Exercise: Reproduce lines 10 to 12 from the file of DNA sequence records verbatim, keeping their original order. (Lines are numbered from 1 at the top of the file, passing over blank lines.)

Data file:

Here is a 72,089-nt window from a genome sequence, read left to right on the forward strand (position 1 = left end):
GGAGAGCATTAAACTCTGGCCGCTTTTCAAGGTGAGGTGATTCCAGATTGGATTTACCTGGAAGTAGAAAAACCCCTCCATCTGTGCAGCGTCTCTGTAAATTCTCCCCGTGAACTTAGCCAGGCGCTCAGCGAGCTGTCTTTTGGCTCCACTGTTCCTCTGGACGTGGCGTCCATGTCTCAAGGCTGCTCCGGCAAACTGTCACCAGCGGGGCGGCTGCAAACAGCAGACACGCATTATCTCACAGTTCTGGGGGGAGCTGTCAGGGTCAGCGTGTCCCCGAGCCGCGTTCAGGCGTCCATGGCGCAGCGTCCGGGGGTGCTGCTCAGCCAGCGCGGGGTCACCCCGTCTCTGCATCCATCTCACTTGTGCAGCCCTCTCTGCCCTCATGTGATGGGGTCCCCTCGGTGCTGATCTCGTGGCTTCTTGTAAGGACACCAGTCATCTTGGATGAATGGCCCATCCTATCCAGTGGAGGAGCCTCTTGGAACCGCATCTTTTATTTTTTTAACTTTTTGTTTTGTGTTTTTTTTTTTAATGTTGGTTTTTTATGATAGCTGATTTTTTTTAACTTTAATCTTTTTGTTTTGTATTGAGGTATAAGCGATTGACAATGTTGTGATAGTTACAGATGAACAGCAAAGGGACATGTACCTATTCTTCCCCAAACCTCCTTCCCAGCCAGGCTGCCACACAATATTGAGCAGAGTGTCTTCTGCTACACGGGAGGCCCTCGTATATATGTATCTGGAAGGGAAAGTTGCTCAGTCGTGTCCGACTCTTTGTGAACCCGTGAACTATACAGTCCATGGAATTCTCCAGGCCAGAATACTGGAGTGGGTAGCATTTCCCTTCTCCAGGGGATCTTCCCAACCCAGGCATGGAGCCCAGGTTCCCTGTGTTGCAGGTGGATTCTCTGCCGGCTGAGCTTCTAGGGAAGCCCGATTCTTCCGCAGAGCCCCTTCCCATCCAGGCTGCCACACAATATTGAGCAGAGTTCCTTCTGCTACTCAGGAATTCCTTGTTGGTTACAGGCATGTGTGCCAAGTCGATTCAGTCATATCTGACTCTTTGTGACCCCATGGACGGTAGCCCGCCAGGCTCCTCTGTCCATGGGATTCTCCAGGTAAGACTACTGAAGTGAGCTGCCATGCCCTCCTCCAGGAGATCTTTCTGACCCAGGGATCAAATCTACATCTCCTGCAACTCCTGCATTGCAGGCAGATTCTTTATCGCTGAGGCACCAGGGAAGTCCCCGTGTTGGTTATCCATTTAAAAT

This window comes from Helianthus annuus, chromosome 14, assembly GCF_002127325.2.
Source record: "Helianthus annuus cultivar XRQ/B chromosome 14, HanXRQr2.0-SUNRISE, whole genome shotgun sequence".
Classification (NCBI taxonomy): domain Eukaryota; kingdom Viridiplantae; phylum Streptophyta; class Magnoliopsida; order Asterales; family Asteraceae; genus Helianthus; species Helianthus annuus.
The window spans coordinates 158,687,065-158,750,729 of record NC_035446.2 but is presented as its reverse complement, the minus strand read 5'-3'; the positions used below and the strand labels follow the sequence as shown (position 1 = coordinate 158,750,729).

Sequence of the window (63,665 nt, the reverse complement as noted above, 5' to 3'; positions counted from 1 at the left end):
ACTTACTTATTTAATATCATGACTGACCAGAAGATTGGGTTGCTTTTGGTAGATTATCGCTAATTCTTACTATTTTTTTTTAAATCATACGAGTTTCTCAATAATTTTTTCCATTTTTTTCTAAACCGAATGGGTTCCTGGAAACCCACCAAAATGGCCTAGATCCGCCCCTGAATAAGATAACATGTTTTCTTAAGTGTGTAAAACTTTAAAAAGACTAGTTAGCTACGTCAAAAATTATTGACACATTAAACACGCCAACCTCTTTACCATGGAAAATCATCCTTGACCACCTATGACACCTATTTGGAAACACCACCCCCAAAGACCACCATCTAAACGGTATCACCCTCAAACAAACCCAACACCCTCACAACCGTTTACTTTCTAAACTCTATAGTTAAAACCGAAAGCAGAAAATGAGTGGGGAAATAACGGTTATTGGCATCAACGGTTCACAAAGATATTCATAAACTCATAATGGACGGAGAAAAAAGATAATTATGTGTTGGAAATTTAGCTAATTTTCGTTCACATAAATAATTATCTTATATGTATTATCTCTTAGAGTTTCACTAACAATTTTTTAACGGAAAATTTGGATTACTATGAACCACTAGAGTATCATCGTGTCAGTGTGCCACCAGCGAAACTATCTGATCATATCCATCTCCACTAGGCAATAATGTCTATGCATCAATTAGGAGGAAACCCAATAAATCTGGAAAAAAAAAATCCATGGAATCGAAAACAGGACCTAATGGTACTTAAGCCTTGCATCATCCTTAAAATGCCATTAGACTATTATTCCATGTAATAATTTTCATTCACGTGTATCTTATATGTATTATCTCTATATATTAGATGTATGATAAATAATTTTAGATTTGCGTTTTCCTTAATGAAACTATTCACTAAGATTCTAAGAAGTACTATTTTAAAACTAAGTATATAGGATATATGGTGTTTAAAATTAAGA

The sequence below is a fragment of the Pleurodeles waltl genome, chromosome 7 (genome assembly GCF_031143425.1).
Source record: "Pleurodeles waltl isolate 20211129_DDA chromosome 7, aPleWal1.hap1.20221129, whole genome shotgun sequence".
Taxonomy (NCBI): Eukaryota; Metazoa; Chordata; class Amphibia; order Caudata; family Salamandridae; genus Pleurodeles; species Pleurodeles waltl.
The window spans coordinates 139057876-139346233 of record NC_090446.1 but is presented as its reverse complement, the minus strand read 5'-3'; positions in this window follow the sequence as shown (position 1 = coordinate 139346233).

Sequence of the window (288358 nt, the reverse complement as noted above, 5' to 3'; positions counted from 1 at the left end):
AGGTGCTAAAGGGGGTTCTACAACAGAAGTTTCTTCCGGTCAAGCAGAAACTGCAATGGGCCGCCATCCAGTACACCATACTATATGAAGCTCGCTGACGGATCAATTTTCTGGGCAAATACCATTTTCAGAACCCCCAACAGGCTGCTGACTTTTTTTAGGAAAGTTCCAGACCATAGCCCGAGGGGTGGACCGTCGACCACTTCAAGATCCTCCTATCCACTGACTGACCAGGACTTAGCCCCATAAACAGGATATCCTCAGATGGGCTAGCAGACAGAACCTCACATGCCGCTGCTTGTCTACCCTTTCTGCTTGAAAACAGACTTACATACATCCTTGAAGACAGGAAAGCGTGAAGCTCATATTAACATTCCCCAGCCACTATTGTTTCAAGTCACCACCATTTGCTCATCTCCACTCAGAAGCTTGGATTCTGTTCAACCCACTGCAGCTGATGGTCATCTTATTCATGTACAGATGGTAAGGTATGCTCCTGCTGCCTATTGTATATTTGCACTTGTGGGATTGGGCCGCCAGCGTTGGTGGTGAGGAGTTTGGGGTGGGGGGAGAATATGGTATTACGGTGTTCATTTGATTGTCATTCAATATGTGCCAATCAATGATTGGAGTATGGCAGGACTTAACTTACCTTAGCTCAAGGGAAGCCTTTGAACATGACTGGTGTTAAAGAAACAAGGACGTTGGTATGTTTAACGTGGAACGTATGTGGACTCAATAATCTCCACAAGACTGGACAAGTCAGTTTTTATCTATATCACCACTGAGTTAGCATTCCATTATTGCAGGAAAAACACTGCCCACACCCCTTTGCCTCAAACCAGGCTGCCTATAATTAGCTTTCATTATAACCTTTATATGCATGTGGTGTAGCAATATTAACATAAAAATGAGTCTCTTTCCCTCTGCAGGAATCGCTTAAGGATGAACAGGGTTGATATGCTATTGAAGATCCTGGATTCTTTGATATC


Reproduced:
Source record: "Pleurodeles waltl isolate 20211129_DDA chromosome 7, aPleWal1.hap1.20221129, whole genome shotgun sequence".
Taxonomy (NCBI): Eukaryota; Metazoa; Chordata; class Amphibia; order Caudata; family Salamandridae; genus Pleurodeles; species Pleurodeles waltl.
The window spans coordinates 139057876-139346233 of record NC_090446.1 but is presented as its reverse complement, the minus strand read 5'-3'; positions in this window follow the sequence as shown (position 1 = coordinate 139346233).